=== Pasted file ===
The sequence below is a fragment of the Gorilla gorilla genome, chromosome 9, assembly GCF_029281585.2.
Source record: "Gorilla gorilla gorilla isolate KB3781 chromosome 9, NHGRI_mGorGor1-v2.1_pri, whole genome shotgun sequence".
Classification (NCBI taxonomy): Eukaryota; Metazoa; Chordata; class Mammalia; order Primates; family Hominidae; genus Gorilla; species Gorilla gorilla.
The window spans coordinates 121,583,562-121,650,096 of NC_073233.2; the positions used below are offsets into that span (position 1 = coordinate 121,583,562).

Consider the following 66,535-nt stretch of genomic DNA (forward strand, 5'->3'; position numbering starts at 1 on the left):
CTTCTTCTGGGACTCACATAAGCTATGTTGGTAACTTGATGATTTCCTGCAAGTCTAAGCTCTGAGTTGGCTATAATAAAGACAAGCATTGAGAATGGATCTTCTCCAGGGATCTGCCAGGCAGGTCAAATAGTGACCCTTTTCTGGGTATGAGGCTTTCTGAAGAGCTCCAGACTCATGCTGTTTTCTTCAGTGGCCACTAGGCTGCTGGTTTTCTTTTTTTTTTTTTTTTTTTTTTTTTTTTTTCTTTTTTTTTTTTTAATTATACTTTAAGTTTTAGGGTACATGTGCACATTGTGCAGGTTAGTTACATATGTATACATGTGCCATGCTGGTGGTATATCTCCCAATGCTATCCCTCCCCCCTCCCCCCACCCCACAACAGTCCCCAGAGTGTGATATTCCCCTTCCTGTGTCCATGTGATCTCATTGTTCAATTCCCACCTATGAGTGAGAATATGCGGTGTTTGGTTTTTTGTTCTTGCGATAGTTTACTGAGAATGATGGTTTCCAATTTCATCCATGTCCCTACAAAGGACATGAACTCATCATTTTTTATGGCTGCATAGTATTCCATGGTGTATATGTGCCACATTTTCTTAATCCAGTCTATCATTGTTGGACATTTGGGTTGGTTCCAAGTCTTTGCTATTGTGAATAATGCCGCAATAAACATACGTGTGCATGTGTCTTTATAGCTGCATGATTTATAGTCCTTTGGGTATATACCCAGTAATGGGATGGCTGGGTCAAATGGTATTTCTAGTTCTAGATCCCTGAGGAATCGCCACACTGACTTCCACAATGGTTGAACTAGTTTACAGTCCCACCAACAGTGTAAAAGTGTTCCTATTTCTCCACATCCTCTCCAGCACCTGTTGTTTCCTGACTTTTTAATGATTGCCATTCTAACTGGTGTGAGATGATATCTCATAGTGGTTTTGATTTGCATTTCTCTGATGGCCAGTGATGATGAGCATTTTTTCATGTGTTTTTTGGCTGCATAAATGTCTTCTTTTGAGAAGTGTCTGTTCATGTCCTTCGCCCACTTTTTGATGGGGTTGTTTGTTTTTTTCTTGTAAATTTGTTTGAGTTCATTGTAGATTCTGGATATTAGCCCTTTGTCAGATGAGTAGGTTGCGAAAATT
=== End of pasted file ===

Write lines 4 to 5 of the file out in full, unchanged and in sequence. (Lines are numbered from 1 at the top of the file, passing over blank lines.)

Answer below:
The window spans coordinates 121,583,562-121,650,096 of NC_073233.2; the positions used below are offsets into that span (position 1 = coordinate 121,583,562).

Consider the following 66,535-nt stretch of genomic DNA (forward strand, 5'->3'; position numbering starts at 1 on the left):